At first, there were only very small committees organising in the early and mid-1960s against Apartheid in sport. After the struggle against the Vietnam War took off, racism in Australia began to be more seriously challenged.
Solidarity – commo bastards – they stand for everything I stand against. It wasn’t racism they were seriously challenging – it was our liberal democracy they really hated.
PUBLIC servants are preparing to unleash industrial mayhem on the state next month to protest against job cuts by the Newman Government.
A vote taken by public sector union members yesterday backed a “significant industrial campaign” involving more than 30,000 people at 1000 work sites, including hospitals, prisons, schools and transport service centres.
I sympathise with the public servants (I have a daughter worried about her long term prospects) but really, what is Newman to do?
The Beattie/Bligh governments have simply left us with a bloated public service as witnessed by the fact the Anna had to borrow money to pay their salaries.
Newman has to claw back billions of dollars to even approach financially responsible levels and we are going to have to pay. It will hurt us and services will be downgraded until he has a grip on the problem.
If the public servants wan’t to vent their spleen then they should go find Anna Bligh and tell her ‘thanks for screwing us over and having us live in a fools paradise’
ALMOST 70 staff within the state’s now-defunct Climate Change Office will be offered taxpayer-funded golden handshakes of $6500 or more to leave the public service.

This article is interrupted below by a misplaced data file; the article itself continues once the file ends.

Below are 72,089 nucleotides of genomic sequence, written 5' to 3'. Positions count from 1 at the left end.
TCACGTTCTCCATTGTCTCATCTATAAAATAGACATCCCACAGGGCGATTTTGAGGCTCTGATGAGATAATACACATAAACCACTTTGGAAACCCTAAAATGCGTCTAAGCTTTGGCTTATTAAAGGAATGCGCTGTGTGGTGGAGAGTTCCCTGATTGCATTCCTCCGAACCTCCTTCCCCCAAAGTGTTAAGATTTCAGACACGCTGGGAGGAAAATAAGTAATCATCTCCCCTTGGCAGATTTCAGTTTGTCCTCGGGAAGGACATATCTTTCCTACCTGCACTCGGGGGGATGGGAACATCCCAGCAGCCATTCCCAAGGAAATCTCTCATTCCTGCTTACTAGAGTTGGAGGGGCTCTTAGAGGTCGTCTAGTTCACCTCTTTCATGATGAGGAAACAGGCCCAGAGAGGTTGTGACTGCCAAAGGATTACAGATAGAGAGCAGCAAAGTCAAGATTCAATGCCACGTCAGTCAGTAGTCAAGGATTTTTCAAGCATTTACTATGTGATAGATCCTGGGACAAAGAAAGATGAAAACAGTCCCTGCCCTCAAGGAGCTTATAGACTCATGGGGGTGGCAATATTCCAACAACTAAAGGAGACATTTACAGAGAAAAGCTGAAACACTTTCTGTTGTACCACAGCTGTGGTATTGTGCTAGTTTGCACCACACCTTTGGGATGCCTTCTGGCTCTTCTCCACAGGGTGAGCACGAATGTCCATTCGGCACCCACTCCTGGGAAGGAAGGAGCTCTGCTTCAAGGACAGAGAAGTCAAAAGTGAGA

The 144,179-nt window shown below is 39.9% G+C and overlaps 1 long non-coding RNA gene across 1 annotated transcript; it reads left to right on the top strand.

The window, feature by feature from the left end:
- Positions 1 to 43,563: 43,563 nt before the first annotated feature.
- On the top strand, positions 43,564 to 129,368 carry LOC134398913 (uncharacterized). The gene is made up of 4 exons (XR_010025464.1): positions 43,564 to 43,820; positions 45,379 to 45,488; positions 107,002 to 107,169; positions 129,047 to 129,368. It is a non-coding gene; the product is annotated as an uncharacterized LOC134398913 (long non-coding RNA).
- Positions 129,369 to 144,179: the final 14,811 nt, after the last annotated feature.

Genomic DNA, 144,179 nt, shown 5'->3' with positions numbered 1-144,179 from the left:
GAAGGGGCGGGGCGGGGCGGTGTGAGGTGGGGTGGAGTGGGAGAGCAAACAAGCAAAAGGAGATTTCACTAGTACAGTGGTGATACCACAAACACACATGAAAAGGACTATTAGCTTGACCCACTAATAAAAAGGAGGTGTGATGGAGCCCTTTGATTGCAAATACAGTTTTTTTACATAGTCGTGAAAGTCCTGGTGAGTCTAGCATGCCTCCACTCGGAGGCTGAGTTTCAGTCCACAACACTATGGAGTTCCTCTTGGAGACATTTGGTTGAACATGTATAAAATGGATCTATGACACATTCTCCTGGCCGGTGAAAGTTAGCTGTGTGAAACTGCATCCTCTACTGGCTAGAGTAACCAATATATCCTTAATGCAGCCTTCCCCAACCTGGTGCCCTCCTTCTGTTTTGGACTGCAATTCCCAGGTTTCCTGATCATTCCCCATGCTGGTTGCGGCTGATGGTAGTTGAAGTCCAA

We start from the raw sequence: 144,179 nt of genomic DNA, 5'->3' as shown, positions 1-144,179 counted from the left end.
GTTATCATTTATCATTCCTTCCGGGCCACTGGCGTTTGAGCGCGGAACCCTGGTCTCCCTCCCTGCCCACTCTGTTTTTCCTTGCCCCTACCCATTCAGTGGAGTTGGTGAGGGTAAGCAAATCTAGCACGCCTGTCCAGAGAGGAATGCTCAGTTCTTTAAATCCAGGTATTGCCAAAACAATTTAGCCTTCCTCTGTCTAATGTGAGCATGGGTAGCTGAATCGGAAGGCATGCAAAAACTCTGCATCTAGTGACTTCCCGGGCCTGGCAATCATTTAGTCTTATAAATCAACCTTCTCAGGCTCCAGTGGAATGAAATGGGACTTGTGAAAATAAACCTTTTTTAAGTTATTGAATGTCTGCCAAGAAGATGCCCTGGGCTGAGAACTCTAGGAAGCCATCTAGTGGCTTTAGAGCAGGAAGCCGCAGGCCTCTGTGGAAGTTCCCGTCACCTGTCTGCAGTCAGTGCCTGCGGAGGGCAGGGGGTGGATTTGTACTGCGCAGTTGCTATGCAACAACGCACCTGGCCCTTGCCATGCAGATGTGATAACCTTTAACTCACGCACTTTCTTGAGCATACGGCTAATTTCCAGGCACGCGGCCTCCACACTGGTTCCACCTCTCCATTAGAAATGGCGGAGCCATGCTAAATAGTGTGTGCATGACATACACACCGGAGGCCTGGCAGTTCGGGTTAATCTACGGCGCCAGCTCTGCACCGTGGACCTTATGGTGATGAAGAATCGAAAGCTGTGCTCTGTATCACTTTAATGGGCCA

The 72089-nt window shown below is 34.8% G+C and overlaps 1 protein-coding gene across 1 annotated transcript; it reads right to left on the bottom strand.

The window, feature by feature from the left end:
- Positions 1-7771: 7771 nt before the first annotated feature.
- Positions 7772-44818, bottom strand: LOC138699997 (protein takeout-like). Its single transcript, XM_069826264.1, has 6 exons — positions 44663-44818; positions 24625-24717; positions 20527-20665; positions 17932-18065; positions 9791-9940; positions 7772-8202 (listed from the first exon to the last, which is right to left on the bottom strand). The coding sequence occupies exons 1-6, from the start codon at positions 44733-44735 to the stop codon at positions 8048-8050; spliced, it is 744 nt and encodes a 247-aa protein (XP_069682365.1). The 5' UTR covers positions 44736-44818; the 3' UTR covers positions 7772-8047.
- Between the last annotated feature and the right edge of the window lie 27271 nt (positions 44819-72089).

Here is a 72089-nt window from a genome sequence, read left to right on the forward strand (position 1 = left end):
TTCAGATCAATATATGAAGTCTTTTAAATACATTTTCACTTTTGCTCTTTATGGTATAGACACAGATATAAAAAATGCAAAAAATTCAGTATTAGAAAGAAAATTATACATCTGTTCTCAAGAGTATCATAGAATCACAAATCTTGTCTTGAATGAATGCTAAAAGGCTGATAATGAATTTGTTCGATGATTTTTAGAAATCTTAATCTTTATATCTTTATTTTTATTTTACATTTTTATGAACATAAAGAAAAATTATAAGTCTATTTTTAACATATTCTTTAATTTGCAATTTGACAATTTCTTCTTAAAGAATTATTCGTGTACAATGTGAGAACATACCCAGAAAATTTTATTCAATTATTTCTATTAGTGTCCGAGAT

Two weeks after the Newman Government axed the office, headed by former premier Anna Bligh’s husband Greg Withers, its 67 staff members have been offered voluntary redundancy packages.
A further 18 employees from the disbanded Sentencing Advisory Council and Queensland Workplace Rights Office have also been contacted.
Staff will be offered their leave entitlements and a severance payment of two weeks’ pay per year of service, plus the added sweetener of an incentive payment worth $6500 or eight weeks’ pay, whichever is greater.
Sounds like a positive step to me. Anything these people do can be covered by already existing departments.
Now let’s look at Queensland Health, the third biggest employer in the country.
During my commuting days I collected sufficient points to lose my licence over a period of a couple of years. I didn’t keep a tally of points in my head and subsequently, in hindsight, I think I drove whilst unlicensed. I had came to the attention of traffic police on two occasions within one week as I drove to Legacy with software problems running through my brain, I let the car run up to nearly 70 in a 60 zone on a steep hill.
The second offence that week brought my points tally over the limit and from that time I was technically unlicensed. As I never received a notice saying so I simply wasn’t aware of the fact. Thank God I didn’t have a prang in that period.
I paid no penalty other than the fines but I note the new Queensland Police Minister has resigned his portfolio over a similar incident and whereas he certainly broke the law and should pay some penalty I have difficulty getting worked up about it.
The government are reviewing the way people are notified of license suspension but in no way is this offered as an excuse for Gibson’s error.
DAVID Gibson’s downfall could see the return of Queensland police notifying people in person that their driver’s licence has been suspended to avoid letters going astray.
Premier Campbell Newman promised to review how the State Penalties Enforcement Registry delivers licence suspension notices, saying there was “great community concern” about the current process.
CanDO has demanded his resignation and thus has set the bar very high in Queensland as different from the Federal government who have left the bar on the ground in the case of Craig Thomson.
Voters note this type of comparison.